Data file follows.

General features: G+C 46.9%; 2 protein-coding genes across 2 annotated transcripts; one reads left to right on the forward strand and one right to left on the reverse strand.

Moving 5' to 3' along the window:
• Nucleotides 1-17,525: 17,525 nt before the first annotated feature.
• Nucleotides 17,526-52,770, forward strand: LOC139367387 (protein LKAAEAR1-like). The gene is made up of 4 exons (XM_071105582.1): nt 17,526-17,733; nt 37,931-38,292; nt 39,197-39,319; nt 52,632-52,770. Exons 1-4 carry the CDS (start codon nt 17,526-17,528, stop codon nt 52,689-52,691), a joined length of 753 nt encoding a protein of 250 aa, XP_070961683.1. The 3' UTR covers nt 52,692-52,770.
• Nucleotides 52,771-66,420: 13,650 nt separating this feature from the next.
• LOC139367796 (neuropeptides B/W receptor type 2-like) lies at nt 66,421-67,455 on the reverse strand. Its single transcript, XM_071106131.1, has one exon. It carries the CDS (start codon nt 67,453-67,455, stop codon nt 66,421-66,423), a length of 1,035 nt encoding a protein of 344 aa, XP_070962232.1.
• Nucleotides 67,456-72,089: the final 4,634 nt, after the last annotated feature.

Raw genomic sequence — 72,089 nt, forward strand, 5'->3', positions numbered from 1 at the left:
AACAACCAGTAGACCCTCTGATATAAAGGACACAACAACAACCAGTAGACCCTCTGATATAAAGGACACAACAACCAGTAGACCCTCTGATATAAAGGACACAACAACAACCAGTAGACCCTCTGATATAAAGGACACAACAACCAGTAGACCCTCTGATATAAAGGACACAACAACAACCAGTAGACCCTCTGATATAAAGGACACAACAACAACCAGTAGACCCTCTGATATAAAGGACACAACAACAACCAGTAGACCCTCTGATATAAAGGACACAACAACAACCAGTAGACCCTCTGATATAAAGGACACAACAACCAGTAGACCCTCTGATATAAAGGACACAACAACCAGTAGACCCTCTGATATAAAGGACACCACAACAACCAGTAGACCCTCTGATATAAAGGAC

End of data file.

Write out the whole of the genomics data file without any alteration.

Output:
General features: G+C 46.9%; 2 protein-coding genes across 2 annotated transcripts; one reads left to right on the forward strand and one right to left on the reverse strand.

Moving 5' to 3' along the window:
• Nucleotides 1-17,525: 17,525 nt before the first annotated feature.
• Nucleotides 17,526-52,770, forward strand: LOC139367387 (protein LKAAEAR1-like). The gene is made up of 4 exons (XM_071105582.1): nt 17,526-17,733; nt 37,931-38,292; nt 39,197-39,319; nt 52,632-52,770. Exons 1-4 carry the CDS (start codon nt 17,526-17,528, stop codon nt 52,689-52,691), a joined length of 753 nt encoding a protein of 250 aa, XP_070961683.1. The 3' UTR covers nt 52,692-52,770.
• Nucleotides 52,771-66,420: 13,650 nt separating this feature from the next.
• LOC139367796 (neuropeptides B/W receptor type 2-like) lies at nt 66,421-67,455 on the reverse strand. Its single transcript, XM_071106131.1, has one exon. It carries the CDS (start codon nt 67,453-67,455, stop codon nt 66,421-66,423), a length of 1,035 nt encoding a protein of 344 aa, XP_070962232.1.
• Nucleotides 67,456-72,089: the final 4,634 nt, after the last annotated feature.

Raw genomic sequence — 72,089 nt, forward strand, 5'->3', positions numbered from 1 at the left:
AACAACCAGTAGACCCTCTGATATAAAGGACACAACAACAACCAGTAGACCCTCTGATATAAAGGACACAACAACCAGTAGACCCTCTGATATAAAGGACACAACAACAACCAGTAGACCCTCTGATATAAAGGACACAACAACCAGTAGACCCTCTGATATAAAGGACACAACAACAACCAGTAGACCCTCTGATATAAAGGACACAACAACAACCAGTAGACCCTCTGATATAAAGGACACAACAACAACCAGTAGACCCTCTGATATAAAGGACACAACAACAACCAGTAGACCCTCTGATATAAAGGACACAACAACCAGTAGACCCTCTGATATAAAGGACACAACAACCAGTAGACCCTCTGATATAAAGGACACCACAACAACCAGTAGACCCTCTGATATAAAGGAC